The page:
It’s the tale of a nerdy mouse that embraces the fact he is different from others even when those others unmercifully taunt him. He doesn’t let that fact stop him from undertaking a brave adventure to the moon in a quest to obtain cheese. He shares the cheese with the bully rats back on earth and in the end his generosity changes how the other mice treat him and he becomes not just an accepted member of the group but also its superstar.
Sounds like another same-old kid’s story featuring a moral lesson leading to a feel good moment?
Well, sort of. But then again, nope, this show goes way past that.
Indeed, Friday night’s play, “Moon Mouse: A Space Odyssey,” playing at 7:30 p.m. in the Atwood Concert Hall in the downtown Performing Arts Center does contain a moral lesson regarding looking past an individual’s eccentric traits to discover the cool persona.
But the play chock full of bright neon lighting on the actor’s costumes and imaginative backdrops is far from same old.
Produced by Lightwire Theater of Dallas and presented by Anchorage’s Alaska Junior Theatre, this colorful play is way kid appropriate along with way engaging for their adult companions.
This writer went on a school field trip Wednesday morning with the neighbor’s second grader. Granted, I tend to dig this kind of stuff; granted, I am easily entertained. Granted, I cheered and giggled just as much as the kiddos I was chaperoning.
However, all short-lived journeys back to childhood aside, if you, as an adult seek weekend entertainment you can enjoy with your children and can enjoy just as much as your kiddos do and you are ready for a change from drinks at the bar or a violent movie, this play is your ticket.
It is super cute.
And I do mean, super cute.
Did I write that it is super cute?
Indeed, this play rocked.
As the lights in the Atwood went dim, the hundreds of Anchorage school children wiggly in their seats began to verbally “ouh” and “awe.” Within a few more seconds when the house lights were completely black, a thunderous roar of anticipation and approval was heard giving the adults in the audience a clue that attending the play was indeed a grand way to spend a Wednesday morning.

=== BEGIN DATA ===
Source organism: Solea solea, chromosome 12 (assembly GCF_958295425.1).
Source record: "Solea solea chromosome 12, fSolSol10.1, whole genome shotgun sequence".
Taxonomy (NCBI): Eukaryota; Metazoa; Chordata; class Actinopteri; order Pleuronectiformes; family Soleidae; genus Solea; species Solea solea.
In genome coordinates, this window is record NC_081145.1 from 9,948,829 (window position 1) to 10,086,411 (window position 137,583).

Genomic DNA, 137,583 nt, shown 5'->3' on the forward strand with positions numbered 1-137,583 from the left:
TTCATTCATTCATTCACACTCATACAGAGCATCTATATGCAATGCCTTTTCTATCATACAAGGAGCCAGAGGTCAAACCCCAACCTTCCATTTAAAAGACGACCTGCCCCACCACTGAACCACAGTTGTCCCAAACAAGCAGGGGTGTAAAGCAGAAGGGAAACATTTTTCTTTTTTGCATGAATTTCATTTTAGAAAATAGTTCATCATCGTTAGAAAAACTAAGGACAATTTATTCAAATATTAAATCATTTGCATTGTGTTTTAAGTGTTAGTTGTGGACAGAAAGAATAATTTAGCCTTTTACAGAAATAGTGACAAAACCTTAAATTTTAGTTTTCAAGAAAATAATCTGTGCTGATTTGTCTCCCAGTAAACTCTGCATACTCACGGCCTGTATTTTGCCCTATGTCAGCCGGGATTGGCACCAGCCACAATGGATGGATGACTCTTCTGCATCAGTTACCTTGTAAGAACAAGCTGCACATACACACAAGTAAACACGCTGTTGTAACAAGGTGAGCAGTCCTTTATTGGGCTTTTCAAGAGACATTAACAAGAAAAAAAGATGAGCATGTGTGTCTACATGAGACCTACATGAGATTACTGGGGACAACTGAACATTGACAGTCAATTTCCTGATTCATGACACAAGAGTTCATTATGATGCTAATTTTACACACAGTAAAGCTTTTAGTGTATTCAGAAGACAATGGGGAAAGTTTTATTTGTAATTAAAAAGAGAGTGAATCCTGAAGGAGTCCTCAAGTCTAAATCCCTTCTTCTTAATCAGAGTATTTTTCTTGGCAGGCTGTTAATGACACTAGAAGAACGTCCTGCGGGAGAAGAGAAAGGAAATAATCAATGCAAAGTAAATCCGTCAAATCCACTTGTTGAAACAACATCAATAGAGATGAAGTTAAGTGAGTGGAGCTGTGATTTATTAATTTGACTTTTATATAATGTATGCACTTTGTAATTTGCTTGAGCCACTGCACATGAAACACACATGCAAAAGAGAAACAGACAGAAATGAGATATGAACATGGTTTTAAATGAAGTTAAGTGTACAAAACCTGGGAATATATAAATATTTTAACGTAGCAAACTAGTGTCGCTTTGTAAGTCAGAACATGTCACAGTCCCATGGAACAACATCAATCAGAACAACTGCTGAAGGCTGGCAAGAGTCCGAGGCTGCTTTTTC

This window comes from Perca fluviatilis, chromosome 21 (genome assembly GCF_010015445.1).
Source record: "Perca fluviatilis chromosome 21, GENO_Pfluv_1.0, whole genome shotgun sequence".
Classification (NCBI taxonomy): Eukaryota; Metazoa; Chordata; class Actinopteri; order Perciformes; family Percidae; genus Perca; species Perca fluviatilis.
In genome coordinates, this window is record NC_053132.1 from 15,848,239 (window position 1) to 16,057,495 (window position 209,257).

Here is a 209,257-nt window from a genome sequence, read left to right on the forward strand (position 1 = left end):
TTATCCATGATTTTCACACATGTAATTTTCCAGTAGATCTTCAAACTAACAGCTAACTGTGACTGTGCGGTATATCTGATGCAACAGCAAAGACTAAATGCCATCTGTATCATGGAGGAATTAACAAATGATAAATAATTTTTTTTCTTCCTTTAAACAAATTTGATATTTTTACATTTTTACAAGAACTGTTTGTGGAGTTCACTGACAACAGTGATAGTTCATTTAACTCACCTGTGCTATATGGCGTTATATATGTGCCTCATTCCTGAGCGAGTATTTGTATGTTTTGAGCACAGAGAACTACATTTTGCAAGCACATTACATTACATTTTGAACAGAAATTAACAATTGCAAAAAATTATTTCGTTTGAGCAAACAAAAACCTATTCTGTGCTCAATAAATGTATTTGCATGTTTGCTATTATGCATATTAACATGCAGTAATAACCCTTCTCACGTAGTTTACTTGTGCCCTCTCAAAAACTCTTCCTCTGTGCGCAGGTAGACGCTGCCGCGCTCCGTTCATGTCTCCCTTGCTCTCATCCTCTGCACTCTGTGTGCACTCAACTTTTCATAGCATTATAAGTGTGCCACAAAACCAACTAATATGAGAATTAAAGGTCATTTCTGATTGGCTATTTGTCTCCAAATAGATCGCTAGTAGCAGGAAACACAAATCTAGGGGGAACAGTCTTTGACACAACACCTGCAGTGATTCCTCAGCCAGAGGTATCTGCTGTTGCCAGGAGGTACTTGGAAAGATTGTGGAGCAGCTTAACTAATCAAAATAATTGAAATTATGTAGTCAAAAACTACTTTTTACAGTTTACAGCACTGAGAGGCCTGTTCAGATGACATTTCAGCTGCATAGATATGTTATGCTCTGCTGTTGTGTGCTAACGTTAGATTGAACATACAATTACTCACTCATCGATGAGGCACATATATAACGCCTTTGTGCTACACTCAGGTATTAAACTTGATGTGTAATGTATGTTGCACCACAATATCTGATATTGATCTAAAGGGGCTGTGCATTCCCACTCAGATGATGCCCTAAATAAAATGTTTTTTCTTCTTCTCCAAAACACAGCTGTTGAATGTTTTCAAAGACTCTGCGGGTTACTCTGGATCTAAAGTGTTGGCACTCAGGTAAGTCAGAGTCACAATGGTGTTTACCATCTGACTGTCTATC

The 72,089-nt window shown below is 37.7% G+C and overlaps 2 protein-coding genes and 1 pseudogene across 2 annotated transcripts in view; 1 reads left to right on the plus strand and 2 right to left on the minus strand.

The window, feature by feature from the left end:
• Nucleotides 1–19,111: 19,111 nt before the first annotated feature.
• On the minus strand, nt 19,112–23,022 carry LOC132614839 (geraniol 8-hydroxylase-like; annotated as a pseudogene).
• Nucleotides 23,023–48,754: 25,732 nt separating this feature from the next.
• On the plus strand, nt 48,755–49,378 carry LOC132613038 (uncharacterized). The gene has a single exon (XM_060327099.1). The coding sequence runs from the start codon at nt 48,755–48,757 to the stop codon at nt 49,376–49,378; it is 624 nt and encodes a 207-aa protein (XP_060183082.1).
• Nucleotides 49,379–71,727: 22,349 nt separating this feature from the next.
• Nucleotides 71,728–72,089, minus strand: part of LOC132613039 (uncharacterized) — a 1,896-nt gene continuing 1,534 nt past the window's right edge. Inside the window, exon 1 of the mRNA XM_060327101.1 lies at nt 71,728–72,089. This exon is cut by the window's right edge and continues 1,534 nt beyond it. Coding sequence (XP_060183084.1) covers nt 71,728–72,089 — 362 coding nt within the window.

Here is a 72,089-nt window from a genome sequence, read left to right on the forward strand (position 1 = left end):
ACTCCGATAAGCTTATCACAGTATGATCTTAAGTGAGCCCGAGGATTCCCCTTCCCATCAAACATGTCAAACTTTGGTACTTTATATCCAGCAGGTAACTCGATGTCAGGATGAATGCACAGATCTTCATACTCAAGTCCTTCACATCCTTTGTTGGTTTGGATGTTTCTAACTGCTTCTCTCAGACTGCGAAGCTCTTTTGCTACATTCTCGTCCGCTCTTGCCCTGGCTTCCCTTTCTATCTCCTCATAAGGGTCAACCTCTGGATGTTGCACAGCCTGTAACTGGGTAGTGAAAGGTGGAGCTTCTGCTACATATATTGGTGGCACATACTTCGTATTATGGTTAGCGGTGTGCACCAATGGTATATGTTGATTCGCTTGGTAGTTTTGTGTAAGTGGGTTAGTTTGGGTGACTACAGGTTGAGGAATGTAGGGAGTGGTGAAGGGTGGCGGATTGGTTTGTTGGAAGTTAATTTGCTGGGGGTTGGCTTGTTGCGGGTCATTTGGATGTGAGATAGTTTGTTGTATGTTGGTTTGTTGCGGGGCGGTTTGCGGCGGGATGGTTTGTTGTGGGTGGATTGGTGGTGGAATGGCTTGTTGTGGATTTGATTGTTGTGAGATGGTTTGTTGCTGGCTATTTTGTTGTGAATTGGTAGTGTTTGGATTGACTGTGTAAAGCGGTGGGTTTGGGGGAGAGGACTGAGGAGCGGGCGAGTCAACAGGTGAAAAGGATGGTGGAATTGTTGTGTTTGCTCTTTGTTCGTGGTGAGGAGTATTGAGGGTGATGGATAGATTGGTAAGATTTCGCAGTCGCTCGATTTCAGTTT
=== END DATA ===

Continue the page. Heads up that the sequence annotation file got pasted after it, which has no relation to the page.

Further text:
The play began with a solid black back drop.
Soon the earth appeared in the bottom third of the backdrop.
Then, the moon made its presence known with a bright and glowing display in the top third of the backdrop.
Another round of rousing cheers and shouts from the audience followed.
Soon we see the play’s lead character, “Marvin the Mouse” as his animated alarm clock wakes him from a sound sleep.
The joyful antics of the alarm clock dancing across the stage certainly encourage wakefulness as Marvin rises from his bed outlined in lights.
Marvin and the alarm clock jostle around with each other a bit as I hear the two boys in the row behind me discussing just how the alarm clock is actually moving.
One boy says, “Oh, I see someone behind it.”
The secret is out: The actors and actresses portraying the cast are all dressed in black. For some, their black attire is adorned with the lights that create their character. For others, such as the alarm clock, the human dressed in black moves the color-lit character.
The students are enthralled.
Soon I hear a repeating trio of voices stating, “Oh, I see the person too.”
From my seat in the second row, I too can see what the students are talking about. But only after being alerted by them of it all – knowing that humans are making the movement versus animatronics or something else leads me to even greater appreciation of the stage action.